The missile’s airframe was based on that of the 2.75-in (70-mm) Mk 4/Mk 40 FFAR unguided aircraft rocket, and most of the slim untapered cylindrical fuselage was occupied by the Atlantic Research dual-thrust solid-propellant motor. Forward of this were the impact-fused blast/fragmentation warhead, the guidance electronics that use a proportional-navigation system and, behind a hemispherical curved window, the IR seeker unit. The missile was stabilised by four folding rectangular fins at the tail, and controlled by a pair of curved-tip fins which flipped open just behind the nose immediately after the missile had left its launch tube. The missile was delivered as a no-maintenance round in its own sealed container, which had transparent forward closure that was covered by a protective cap until the missile was about to be fired, and served to keep the missile at a constant low humidity. For use the missile container was clipped to the M46 launcher/sight unit, whereupon the launcher battery/coolant unit was loaded into the cylindrical housing under the sight just forward of the gripstock. In this configuration the FIM-43 system weighed 28.9 1b (13.1 kg), and its dimensions included a length of 50.5 in (1.283 m), width of 4.7 in (0.119 m) and height of 10.9 in (0.277 m).
Once he had acquired the target visually, the operator activated the system and then had 30 seconds to complete the aiming and launching procedure. On activation, the launcher’s battery/coolant unit supplied electrical power to the missile and Freon coolant gas to the seeker. The operator acquired the target in the open sight attached to the missile tube, and when the seeker received sufficient IR energy to track the target, the operator was warned by an audible signal as the missile gyro was spun up to speed. The operator then uncaged the gyro with a left-hand thumb switch and fired the missile with the trigger on his gripstock. The booster stage of the rocket was ignited and its efflux impinged on the folded fins to spin the missile inside the launch tube. The missile was then driven through the forward cover and out the launcher at 28 g, and the fuse timer was initiated. The missile coasted to a point some 20 ft (6.1 m) ahead of the launcher before the sustainer was ignited, and 1.6 seconds into the flight the fuse was armed and the 15-second self-destruct mechanism was started. The seeker unit then detected any angular difference between the gyro’s line of sight and the source of IR radiation, reducing this to zero by commands passed to the two control fins.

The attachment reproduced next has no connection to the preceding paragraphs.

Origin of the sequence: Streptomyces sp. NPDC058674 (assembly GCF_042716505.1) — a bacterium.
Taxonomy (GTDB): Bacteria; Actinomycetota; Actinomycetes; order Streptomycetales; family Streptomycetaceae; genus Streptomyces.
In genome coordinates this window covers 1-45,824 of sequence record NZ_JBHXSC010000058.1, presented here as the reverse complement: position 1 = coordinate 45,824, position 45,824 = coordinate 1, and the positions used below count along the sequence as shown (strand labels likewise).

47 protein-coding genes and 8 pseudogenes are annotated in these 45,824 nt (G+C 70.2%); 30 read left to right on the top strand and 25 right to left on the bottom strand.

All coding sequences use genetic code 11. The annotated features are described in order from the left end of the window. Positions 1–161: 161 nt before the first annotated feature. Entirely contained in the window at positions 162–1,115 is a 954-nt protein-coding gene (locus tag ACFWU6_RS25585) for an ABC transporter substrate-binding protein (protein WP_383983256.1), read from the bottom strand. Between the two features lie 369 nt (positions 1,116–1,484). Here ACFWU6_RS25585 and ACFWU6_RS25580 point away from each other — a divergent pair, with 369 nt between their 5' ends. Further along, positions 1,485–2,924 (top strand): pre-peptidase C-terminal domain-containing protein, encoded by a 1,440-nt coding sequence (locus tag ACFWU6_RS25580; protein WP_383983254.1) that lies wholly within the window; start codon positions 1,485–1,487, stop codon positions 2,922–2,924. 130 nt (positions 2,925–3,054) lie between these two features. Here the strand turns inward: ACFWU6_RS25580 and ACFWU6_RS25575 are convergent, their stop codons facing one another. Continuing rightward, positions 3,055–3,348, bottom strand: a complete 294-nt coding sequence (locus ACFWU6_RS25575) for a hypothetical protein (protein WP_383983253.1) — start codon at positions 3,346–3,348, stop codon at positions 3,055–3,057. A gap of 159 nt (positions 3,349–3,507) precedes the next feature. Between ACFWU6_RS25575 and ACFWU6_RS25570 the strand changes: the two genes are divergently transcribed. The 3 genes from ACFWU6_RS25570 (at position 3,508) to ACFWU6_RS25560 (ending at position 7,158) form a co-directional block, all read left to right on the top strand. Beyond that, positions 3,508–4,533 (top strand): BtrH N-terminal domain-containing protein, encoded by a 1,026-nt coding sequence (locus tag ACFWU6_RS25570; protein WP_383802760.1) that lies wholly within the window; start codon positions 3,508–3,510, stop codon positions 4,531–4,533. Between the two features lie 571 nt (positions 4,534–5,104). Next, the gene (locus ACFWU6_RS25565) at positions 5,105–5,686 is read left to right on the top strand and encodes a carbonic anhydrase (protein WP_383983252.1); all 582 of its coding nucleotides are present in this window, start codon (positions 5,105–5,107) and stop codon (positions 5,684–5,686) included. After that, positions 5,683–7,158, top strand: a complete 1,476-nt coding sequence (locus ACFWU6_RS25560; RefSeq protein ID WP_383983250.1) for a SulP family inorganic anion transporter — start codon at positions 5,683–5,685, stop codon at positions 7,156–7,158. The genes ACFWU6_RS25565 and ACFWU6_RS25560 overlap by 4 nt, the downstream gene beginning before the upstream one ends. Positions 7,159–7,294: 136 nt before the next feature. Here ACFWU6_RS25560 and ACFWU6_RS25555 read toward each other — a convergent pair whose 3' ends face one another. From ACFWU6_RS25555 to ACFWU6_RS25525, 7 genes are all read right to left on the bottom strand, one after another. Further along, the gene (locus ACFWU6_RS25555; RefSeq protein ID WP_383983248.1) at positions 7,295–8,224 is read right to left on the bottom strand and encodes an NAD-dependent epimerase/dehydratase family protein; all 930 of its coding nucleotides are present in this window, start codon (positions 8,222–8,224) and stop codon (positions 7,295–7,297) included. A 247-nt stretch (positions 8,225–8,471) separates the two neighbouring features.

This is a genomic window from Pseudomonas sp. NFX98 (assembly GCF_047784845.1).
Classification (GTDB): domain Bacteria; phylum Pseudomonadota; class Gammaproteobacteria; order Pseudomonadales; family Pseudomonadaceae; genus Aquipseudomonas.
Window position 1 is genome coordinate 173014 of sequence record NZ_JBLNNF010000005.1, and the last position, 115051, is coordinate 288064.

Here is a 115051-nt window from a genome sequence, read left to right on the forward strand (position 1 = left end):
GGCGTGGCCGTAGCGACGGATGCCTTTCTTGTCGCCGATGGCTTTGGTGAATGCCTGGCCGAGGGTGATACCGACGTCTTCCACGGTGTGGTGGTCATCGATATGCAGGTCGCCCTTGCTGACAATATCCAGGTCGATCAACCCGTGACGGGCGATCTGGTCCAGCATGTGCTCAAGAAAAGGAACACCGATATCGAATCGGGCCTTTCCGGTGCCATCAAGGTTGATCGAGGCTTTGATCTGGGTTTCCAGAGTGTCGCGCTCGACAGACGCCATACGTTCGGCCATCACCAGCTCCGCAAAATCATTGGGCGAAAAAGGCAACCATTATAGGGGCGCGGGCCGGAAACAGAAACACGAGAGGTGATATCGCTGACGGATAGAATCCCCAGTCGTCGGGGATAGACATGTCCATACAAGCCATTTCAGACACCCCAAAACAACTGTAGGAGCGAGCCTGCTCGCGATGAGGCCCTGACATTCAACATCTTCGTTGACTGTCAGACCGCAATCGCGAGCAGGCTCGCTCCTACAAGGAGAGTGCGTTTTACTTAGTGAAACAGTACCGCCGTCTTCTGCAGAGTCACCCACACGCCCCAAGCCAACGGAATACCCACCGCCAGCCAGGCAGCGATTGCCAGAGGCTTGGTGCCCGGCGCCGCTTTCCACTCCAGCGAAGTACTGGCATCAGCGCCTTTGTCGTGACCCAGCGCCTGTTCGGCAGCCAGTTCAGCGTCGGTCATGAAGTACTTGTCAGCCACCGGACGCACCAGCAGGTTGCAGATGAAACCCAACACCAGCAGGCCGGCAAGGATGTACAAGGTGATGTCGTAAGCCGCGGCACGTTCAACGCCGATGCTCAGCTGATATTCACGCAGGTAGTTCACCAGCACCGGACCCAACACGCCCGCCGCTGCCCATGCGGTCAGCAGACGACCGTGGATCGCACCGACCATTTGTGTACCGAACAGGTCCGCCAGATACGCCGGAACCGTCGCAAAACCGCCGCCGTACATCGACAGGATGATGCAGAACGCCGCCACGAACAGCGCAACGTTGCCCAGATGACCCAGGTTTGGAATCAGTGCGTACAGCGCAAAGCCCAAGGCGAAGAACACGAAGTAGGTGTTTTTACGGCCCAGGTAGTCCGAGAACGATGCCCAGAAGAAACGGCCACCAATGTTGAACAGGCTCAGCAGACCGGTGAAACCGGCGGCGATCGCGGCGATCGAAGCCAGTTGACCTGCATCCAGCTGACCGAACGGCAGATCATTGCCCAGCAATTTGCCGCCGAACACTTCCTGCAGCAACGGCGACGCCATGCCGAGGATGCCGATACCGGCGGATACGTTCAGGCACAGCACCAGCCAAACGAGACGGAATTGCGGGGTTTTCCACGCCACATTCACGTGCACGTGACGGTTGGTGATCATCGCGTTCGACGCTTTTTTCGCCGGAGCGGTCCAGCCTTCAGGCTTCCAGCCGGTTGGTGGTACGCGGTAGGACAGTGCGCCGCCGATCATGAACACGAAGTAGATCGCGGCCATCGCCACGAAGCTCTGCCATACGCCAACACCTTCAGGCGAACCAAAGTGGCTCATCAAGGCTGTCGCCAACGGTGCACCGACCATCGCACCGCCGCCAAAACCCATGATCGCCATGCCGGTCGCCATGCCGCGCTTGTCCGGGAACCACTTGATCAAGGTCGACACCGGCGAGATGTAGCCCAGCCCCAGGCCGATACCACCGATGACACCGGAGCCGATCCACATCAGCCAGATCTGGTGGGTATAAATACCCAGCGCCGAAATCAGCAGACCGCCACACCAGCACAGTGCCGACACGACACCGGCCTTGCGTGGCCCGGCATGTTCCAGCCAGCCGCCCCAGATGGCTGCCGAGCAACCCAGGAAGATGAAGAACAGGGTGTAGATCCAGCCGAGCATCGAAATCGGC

The operator then discarded the empty container and replaced it on the launcher unit with another round.
The original missile was the FIM-43A Redeye with the M99 motor, and before production of the system ended in September 1968 after the delivery of some 85,000 rounds, this had been supplemented by the FIM-43B Redeye upgraded version with the M110 motor, the FIM-43C Redeye with the more powerful M115 motor and designed for use with the M46A2 launcher rather than the M46A1 of the two earlier variants, and the FIM-43D Redeye further-developed version of the FIM-43C.
Some 50 Redeye systems were delivered in 1984 to the mujahideen by the USA during the Soviet war of occupation in Afghanistan in the 1980s, and in this war the missile was used to shoot down a number of aircraft including several Sukhoi Su-25 ‘Frogfoot’ close-support warplanes as well as Mil Mi-8 ‘Hip’ and Mi-24 ‘Hind’ helicopters. By November 1986 the Redeye had been largely replaced by the dramatically more successful FIM-92 Stinger missiles, and the type left service in 1995.
The Redeye was known as the Hamlet in Danish service, Rbs 69 in Swedish service, and F1F-1 Fliegerfaust in West German service. Other operator nations were Australia, Bosnia-Herzegovina, Chad, Croatia, El Salvador, Greece, Israel, Jordan, Nicaragua, Saudi Arabia, Thailand and Turkey.
General Dynamics FIM-43C Redeye
Type: man-portable point defence tactical SAM
Dimensions: diameter 2.75 in (0.07 m); length 4 ft 7.125 in (1.40 m); span 5.5 in (0.014 m)
Weights: total round 33.1 lb (15 kg) and missile 18.3 lb (8.3 kg); warhead 2.35 lb (1.06 kg) impact-fused M222 FRAG-HE with 0.8 lb (0.36 kg) of explosive
Propulsion: one Atlantic Research M115 dual-thrust solid-propellant rocket rated at 740 lb st (3.30 kN) for 0.048 seconds in the boost phase and 250 lb st (1.10 kN) for 5.8 seconds in sustainer phase
Performance: speed 1,300 mph (2090 km) or Mach 1.70; 4,900 yards (4480 m); altitude limits 165 to 8,850 ft (50 to 2700 m)
Guidance: IR homing